Part of my research for writing my first Young Adult novel about Josephine‘s daughter Hortense involves fortune-telling, mysticism and communing with ghosts. Yes, all quite delicious!
Madame Lenormand (or Le Normand) was a famous fortune-teller of this time, a high-society favourite known as “The Sibyl of the Faubourg Saint-Germain.”
A card method of fortune-telling attributed to her is extremely popular now. Type “Lenormand” in Google and you will see what I mean. The Madame Lenormand Fortune Teller is a site where you can get a (free) reading on-line using a variety of cards: fairly awesome! This is a great way to get to know the cards and the different ways of reading them.
At the Lenormand on-line Museum you can look at all the cards, both ancient and new.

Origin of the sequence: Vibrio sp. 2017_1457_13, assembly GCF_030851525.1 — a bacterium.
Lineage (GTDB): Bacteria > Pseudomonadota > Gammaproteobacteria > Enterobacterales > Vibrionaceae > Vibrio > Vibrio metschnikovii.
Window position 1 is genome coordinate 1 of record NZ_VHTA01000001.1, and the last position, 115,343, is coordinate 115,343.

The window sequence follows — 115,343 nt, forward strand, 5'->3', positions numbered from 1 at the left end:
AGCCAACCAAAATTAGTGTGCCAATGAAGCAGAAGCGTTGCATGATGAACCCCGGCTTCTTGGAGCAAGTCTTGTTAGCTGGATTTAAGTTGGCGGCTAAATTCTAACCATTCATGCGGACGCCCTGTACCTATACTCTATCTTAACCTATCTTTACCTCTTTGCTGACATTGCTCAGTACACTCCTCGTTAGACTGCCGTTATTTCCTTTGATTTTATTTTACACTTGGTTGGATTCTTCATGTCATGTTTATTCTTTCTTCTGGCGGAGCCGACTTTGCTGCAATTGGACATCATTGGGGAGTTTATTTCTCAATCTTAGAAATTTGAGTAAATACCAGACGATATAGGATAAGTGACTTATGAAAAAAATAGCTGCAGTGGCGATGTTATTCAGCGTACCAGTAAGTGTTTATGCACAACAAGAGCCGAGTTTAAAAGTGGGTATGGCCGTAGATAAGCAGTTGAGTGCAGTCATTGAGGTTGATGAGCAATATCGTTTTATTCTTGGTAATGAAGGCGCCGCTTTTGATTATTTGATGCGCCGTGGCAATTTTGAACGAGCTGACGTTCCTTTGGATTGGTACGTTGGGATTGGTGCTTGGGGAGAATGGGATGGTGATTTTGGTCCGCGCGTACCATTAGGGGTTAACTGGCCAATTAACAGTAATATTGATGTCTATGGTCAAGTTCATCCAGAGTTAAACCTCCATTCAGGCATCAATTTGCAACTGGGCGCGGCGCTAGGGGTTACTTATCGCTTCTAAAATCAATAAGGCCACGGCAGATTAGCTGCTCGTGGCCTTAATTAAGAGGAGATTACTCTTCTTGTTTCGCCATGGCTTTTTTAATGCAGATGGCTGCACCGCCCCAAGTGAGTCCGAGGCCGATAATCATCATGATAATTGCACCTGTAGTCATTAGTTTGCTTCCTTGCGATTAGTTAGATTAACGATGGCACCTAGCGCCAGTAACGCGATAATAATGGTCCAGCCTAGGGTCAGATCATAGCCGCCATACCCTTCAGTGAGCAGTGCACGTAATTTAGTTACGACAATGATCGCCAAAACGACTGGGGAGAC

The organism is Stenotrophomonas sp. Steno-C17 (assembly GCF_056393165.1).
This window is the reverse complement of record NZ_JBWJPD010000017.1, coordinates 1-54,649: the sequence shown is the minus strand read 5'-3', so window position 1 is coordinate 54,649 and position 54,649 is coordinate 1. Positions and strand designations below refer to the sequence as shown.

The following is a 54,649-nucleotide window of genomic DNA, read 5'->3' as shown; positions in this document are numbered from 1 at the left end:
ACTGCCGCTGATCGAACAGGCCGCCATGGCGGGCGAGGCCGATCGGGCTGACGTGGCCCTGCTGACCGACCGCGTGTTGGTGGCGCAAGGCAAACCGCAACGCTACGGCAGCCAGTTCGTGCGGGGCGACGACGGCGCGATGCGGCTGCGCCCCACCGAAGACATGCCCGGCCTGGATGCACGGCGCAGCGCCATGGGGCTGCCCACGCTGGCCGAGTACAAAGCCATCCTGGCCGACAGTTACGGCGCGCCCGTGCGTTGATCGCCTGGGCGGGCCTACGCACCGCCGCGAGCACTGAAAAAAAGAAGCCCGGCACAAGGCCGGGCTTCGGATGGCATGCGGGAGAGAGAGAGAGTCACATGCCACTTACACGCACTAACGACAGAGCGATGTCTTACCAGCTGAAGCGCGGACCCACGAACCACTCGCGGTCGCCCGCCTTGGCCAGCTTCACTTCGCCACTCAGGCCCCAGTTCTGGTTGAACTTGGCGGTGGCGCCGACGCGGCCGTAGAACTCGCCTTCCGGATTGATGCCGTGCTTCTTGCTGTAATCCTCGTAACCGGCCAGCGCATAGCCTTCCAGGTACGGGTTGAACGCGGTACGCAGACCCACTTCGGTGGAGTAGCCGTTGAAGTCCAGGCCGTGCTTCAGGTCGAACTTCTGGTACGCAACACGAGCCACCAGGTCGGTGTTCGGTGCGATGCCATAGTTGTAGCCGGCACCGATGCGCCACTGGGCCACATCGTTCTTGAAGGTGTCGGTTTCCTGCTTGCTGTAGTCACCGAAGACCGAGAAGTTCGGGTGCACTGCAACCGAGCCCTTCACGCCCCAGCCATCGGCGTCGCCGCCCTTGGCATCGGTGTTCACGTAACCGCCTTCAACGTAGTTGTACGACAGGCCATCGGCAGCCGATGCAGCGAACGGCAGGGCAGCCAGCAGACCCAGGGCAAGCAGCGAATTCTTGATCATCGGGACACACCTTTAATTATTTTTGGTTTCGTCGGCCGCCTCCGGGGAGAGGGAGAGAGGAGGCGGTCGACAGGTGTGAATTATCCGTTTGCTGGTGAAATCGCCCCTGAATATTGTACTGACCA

Once you start exploring this realm, it’s a bit overwhelming. I appear to have just signed up for a free telephone reading! I’m no sibyl, but I predict that they will want my credit card number first.
For more on this subject: Origins of Playing Card Divination.
Since writing this post, I’ve learned a great deal more about Madame Lenormand and her cards. For one thing, she was quite the entrepreneur, writing and publishing vast amounts. I read several books on her system, and made a practice of “throwing” my cards every day. In short, I became a bit addicted! The cards are often called “The Game of Hope”—and they’ve become central to the novel I’m writing. In fact, the working title is The Game of Hope.
Books about The Game of Hope:
For information about Lenormand: A Wicked Pack of Cards by Ronald Decker, Therry Depaulis and Michael Dummett.
To learn how to read the cards, I like The Secrets of the Lenormand Oracle by Sylvie Steinbach.
Another book, a bit more complex however, is Learning Lenormand by Marcus Katz and Tali Goodwin.